His twelve years at Polydor, produced an incredible amount of material and something like twenty albums.  So prolific, was Ayers that two CDs of unreleased material was released on the BBE subsidiary Rapster in the early 2000s and that barely scratched the surface of what is still in the can.  Albums that saw the light of day at the time included the rare ‘He’s Coming’, ‘Change Up The Groove’, ‘Mystic Voyage’ and ‘A Tear To A Smile’.  His breakthrough came with 1976’s ‘Everybody Loves The Sunshine’ that spawned the classic of the same name.

He adapted, what was originally a quite psychedelic sound firstly to the funkier Jazz of the mid-seventies and then to the disco beat of the latter part of the decade.  Tracks like ‘Running Away’ (from ‘Life Line’), ‘Can’t You See Me’ (from ‘You Send Me’), ‘Love Will Bring  Us Back Together’ (from ‘Fever’) and the rework of his own ‘Sweet Tears’ (from ‘Let’s Do It’) filled Jazz Funk dance floors the world over.   Ayers  is also the master of the mellow groove as epitomized by ‘Everybody Loves The Sunshine’, and the gorgeous ‘Searching’ (from ‘Vibrations’).

He also recorded collaborations with ex Crusader Wayne Henderson (‘Step Into Our Life’ and ‘Prime Time’) and Fela Kuti, most notably on ‘Africa: Center Of The World’, which is masterful fusion of Jazz and Afro Beat grooves.

On leaving Polydor, he launched his own Uno Melodic label that flourished briefly in the early eighties.  Alongside his own ‘Lots Of Love’ set, he produced albums for the label by the likes of Sylvia Striplin, Eighties Ladies and Justo Almario that are now much sought after.  A subsequent three album stint with Columbia produced classics like the amusing ‘Poo Poo La La’ and the Jazz Funk barnstormer ‘Goree Island’, both from 1984’s ‘In The Dark’ album.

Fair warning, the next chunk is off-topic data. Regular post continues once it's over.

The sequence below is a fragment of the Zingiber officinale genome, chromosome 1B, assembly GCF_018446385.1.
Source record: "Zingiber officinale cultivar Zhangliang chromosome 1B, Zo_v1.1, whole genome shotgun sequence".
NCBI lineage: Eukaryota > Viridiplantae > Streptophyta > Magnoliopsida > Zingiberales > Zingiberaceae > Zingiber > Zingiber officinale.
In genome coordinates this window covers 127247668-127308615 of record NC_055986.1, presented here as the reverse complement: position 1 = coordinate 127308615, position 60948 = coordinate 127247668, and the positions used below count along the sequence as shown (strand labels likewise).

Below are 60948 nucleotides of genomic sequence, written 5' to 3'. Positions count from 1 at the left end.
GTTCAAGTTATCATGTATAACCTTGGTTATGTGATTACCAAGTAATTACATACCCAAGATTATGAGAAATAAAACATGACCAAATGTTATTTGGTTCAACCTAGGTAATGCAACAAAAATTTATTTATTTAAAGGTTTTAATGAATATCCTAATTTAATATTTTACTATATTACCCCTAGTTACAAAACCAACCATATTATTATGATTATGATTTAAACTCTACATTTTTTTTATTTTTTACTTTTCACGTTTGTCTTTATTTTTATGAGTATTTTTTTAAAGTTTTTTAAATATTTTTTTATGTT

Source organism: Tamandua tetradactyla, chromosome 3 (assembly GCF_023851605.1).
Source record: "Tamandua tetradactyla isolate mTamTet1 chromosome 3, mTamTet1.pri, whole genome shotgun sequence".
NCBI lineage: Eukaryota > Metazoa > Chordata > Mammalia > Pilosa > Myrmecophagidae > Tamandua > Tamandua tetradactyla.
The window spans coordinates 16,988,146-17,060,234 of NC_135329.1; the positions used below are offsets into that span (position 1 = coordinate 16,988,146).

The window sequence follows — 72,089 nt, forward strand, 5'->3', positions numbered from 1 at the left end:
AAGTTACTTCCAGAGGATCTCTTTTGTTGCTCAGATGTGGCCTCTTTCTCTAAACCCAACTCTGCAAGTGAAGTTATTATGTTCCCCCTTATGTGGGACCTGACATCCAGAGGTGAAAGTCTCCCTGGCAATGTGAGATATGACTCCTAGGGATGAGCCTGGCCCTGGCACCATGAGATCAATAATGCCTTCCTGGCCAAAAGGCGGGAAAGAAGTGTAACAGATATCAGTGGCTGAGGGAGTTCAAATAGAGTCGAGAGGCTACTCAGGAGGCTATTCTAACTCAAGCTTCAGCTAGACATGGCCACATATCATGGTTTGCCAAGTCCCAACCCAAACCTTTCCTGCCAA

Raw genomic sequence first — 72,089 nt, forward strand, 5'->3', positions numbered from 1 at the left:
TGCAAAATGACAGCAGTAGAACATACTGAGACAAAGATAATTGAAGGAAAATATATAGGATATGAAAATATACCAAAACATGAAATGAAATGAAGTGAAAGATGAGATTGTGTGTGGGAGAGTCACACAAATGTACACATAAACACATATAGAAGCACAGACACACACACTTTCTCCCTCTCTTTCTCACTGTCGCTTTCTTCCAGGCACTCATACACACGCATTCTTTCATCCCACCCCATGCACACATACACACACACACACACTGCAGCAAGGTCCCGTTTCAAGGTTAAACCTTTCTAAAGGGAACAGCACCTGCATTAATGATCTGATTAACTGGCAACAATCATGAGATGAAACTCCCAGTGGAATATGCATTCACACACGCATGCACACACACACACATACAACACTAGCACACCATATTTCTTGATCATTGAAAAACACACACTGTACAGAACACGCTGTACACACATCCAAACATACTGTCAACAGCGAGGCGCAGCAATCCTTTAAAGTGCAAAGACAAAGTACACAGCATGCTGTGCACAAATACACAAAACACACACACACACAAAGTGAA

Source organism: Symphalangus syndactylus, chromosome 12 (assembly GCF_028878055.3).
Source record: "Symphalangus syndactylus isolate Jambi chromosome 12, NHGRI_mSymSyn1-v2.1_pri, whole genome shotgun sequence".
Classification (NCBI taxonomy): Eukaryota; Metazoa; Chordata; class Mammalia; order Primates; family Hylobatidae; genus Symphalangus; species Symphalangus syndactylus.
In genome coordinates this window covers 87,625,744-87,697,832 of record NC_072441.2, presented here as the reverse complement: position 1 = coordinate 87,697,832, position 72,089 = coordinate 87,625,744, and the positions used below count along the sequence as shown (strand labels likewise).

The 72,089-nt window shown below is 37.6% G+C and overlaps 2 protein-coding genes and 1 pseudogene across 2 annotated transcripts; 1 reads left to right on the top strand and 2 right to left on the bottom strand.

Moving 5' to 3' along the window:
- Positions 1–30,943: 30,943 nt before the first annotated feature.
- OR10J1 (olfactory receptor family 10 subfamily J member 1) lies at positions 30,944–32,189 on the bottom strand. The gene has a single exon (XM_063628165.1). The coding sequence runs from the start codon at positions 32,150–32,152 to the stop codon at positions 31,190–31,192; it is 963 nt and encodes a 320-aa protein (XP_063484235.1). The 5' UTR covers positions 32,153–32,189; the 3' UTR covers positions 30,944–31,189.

His music has been sampled relentlesly, and perhaps more than any other artist James Brown apart. His riffs and compulsive grooves being a rich source for countless Hip Hop and RnB producers.

In later years, Ayers recorded occasional albums with a Smooth Jazz flavour and continued to tour regularly and enjoyed successful stints at Ronnie Scott’s almost annually. His show is always entertaining, one of the few artists that have real stage presence.  Roy is a brilliant musician, writer, recording artist and performer.

The pairing of these Jazz Funk legends is a gig not to be missed.